Do you think that the immediate crisis created by the corona virus is going to shift anything in terms of that organizing context, that negotiating context, that political context, for community health workers but also for NUPSAW and more broadly?

It is incontrovertible that the systems are doing crucial work within the health fraternity. The CHWs are not supposed to be punished or exploited the way they are at this point or juncture, so the challenge is that we are being led by a barbaric, capitalist government. So right, the government now, they were supposed to do the right thing and recognize the CHWs and pay them accordingly. So we are still going to push the struggle after the lockdown. We are ready to embark on a national strike and we know that victory is certain as long as all the community health workers can unite irregardless of which organizations they belong to, that we will be able to achieve that objective of total liberation of the CHWs.

Just one final question in relation to that: you’ve spoken about the capitalist system being the problem, you’ve spoken about the exploitation of community health workers and other essential workers, workers more generally in terms of the continued existence of of capitalism. How do you see the immediate work of organizing in relation to community health workers and essential workers more generally, and other public sector workers, making a challenge to the system that we find ourselves in? Is there anything that you think might have changed?

Some people have been arguing that even though we’re in a crisis state, some of the changes in the attitude of government, in the behavior of government, has shown that what they were saying in the past was not possible can be possible, *is* possible. They were saying in the past there is no alternative to neoliberalism but at the moment we are seeing certain shifts in terms of policy that’s being spoken about and certain actions that have been taken by government. What would be your response to that or how do you feel about those kinds of arguments? Look, the problem that we are facing or the crisis is man-made. I’ll give you an example: the politicians have looted, the evidence is overwhelming through Zondo Commission and other – the PSI – commissions but no single politicians is behind [bars] or is wearing a yellow overall as we are speaking. The evidence is there and the reason why not a single politician is wearing a yellow overall is because they’re colluding. When they bring Cyril as the leader of the ANC, to us it’s like when you are using the same medicine and just changing the container. The medicine, it’s still the same. when the working class can change the status quo, for instance let me give you… we are fast approaching that what we call the 15 May 2011 in Spain. This very same government has provoked the public sector workers by failing to implement the last phase of the wage agreement, so now even if we are under a long term we are mobilizing. We are going to unite the workers across the public sector, CHWs are regarded as public servants, the EPWP are public servants – it is just a way of government trying to exploit the workers by not filling up the positions, the vacant positions in the public sector. So they are using the EPWPs, exploiting workers in the name of the EPWP, so we are mobilizing workers. After the lockdown, you will see the changes in the public sector.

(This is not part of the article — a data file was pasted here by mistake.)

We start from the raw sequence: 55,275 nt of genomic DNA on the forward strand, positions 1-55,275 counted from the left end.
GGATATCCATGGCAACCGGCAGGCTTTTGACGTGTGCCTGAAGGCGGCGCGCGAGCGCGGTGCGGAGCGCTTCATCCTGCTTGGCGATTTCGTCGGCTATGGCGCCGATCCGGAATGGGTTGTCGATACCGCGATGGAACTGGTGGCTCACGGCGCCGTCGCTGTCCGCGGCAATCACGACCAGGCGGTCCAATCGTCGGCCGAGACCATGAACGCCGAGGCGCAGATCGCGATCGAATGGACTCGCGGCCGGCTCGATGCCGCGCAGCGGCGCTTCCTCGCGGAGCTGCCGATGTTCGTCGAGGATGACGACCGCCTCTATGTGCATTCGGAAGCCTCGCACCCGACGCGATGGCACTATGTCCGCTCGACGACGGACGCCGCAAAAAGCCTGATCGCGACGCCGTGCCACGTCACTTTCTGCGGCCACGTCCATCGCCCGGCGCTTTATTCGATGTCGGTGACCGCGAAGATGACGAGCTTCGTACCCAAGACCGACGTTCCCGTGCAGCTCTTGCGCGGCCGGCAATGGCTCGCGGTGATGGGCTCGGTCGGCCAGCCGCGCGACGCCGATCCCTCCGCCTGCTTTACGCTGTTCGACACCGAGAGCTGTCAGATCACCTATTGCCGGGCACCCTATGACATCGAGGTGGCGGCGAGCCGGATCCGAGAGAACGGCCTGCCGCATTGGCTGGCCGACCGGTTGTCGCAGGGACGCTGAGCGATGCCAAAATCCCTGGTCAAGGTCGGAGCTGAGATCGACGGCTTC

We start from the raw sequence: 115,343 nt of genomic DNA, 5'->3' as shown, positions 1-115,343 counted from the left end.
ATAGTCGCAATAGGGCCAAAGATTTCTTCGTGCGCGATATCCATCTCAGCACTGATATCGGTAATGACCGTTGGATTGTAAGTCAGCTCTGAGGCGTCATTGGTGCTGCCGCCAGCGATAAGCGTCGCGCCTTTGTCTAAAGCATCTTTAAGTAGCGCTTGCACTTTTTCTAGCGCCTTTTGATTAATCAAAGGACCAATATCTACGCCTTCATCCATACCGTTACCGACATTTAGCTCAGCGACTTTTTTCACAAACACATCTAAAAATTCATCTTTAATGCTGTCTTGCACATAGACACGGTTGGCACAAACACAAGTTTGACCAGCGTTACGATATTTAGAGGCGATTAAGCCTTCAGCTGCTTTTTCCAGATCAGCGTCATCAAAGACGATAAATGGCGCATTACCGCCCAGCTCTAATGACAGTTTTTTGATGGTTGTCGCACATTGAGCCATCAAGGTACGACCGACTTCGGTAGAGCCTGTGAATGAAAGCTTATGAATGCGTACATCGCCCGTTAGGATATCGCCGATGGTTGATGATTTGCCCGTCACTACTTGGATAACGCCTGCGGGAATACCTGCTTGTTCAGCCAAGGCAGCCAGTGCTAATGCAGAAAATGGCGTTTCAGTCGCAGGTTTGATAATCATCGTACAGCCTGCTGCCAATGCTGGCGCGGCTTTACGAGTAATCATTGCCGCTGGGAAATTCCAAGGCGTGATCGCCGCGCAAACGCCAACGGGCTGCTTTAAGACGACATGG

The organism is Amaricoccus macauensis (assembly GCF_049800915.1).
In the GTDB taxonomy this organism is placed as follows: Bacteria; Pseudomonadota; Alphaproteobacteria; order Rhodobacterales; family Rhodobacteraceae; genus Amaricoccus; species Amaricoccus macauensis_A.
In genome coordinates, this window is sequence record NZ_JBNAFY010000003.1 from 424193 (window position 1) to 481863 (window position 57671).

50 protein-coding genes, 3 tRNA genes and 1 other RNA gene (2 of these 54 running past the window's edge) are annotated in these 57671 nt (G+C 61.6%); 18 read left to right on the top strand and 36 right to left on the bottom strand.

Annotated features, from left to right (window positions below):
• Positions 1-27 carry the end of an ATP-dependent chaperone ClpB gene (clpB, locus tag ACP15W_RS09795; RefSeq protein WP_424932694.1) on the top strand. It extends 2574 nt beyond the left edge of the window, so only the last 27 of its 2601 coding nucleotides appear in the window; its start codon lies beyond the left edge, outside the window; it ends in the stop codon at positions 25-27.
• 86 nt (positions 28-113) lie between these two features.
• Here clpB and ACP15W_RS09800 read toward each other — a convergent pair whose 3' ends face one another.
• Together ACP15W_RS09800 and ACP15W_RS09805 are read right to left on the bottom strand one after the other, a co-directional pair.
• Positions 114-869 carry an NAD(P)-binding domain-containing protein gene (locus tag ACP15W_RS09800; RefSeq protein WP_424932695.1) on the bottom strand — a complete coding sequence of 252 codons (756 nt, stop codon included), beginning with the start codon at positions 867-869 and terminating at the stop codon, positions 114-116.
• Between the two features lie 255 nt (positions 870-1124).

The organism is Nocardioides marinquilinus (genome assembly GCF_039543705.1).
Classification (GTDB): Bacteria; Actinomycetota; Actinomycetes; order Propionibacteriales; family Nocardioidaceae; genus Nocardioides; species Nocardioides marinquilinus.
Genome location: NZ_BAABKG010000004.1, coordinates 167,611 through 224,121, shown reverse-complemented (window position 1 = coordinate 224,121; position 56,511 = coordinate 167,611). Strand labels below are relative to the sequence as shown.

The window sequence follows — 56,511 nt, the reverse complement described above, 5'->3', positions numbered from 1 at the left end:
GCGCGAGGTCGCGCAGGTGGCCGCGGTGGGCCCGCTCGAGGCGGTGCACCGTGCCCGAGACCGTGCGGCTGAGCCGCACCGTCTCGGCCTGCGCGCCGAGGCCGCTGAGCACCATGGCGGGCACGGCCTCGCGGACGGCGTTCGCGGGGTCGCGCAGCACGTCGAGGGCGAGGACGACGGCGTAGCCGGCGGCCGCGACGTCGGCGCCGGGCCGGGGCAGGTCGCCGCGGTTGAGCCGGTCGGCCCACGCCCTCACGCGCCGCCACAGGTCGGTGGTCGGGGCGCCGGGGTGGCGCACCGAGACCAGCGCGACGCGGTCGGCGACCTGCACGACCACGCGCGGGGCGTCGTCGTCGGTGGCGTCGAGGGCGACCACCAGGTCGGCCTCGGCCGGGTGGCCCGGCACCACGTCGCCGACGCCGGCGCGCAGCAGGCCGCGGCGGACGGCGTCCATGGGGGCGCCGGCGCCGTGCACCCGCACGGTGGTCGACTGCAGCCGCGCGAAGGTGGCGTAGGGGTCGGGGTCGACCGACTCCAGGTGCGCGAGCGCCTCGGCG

I have taken a lot of your time already. I wanted to end with one last question from me and then if there’s anything else you want to add. We are a research institute at the university. I mean we’re trying to bring different groups together in this time of crisis and we’re gonna try to reorientate some of our research to assist unions, to assist groups that are using this moment to strengthen and expand struggles of the working class, struggles of the poor, struggles against the capitalist system. So I wanted to hear from you if you thought there was anything we could do from the space of the university to support your efforts or to contribute to some of these struggles.

Look what I can say is that, for instance, we can have video conference calls through zoom where all the representatives of all these organizations come together, like what we are doing currently, so that we discuss this and we we come up with the solutions to this what the capitalist is doing to the poor people in this country. And for sure we can’t fold our arms and say we are now under lockdown and therefore there’s nothing we can do. We need to discuss this issue so that once we are free to move, at least we have done the groundwork and for us it will be to implement and overthrow the capitalist system. We also have the unemployed people. We’ve got those organizations; they need to come because they fall under the working clas; you can’t separate them from the working class. So I’m saying, it is very very important to bring all these groups together so that we talk about this. We’re having organizations who are representing the homeless people; we need to engage all these people if we are serious about organizing, forming a broad movement because the only solution for us is to form a broad movement that will challenge face and challenge, dismantle capitalism. So we will appreciate that if if we can be able to facilitate such kinds of meetings.

Thank you very very much for your time and good luck with your ongoing work and I’m sure we will continue to engage.